a) you click in the timeline
b) you activate the timeline window with cmd+2
c) you have the aforementioned two viewers, then it's on the right one

The viewer lets you choose between "fit" and different percentages of scaling. None of them has any influence on the exported video, at least not directly.

But because of what I wrote about the a) - c) correlations of resolution, it's best to make the viewer "fit" to 1080 (if possible). This can mean that you have to change the actual size of the viewer-window so that it says "100" when set to fit. It may also mean that you may need to move closer to your display. Or that you have to buy a pair of reading glasses, even if you are used to read without.

This is critical at least at two times. First, if you review, rate and favorite your original footage, during or immediately after import. You can't reliably judge focus with lower resolution (don't judge this with proxies, for example). You can toggle fullscreen (bad focus or artifacts will be more apparent with an upscaled preview, there is no valid argument against that) or make a custom workspace with a bigger viewer.

The second occasion is of course scaling. See with how much scaling you can get away.

Cale wrote:
On another note, you mentioned choosing "Fill" for still images. What would be the difference for the two? I do have several still images that I tried to make as close of an AR to my 1920x1080p (some are 2,005 x 1333 for example). Would "Fit" or "Fill do the job on those?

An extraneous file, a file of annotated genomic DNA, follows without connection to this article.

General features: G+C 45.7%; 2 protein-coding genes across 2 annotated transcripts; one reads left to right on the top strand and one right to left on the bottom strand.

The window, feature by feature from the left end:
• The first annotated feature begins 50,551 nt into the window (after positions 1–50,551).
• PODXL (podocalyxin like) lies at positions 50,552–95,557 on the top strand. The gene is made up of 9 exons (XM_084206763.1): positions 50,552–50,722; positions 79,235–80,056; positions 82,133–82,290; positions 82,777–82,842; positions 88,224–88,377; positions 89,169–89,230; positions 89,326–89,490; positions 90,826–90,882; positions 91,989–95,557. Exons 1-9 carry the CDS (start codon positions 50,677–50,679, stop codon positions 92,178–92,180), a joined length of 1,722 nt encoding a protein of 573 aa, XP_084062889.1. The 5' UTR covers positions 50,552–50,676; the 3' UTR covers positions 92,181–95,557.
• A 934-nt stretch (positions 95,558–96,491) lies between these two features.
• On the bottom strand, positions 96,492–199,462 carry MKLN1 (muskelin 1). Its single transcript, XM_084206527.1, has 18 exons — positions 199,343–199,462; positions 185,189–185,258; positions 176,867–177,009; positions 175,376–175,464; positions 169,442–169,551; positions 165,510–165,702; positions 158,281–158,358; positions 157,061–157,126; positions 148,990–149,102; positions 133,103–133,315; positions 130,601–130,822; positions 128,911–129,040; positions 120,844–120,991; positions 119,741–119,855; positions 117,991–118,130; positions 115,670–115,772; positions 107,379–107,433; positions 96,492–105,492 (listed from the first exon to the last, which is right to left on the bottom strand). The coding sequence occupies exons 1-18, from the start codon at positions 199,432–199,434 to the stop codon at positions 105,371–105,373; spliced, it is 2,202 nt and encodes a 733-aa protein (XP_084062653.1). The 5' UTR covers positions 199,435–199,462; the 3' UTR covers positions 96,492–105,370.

"Fill" will automatically scale the source with the different AR (compared to that fixed canvas) so that there is no black background (nothing) visible. The position will be centered, so that the horizontal or vertical content that's outside the 16:9 frame will be cropped (for the time being, you can move it with the position parameters in inspector).

"Fit" will also scale it, but preserve the original AR with black edges.

"None" will not scale it and place it, as big or tiny as it is, in the exact center of the 1080 frame.

Any of these alternatives allow you to manually scale the image afterwards, using the transformation tools in inspector, it's just a matter which starting point you prefer. Just don't squeeze or sqash.

I hope this helped.
Last Edit: 18 Sep 2019 08:04 by Axel.
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Viewing Size vs. Actual Video Size 18 Sep 2019 12:15 #101494

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This was helpful for me as far as the basics go. I definitely benefit from the layman's terms
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Viewing Size vs. Actual Video Size 18 Sep 2019 12:29 #101495

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Very helpful, thank you. I think I have enough to move forward now with that. I just didn't want to be fooled into thinking that I had everything right based on my viewer when it could be just an illusion that everything fits the AR.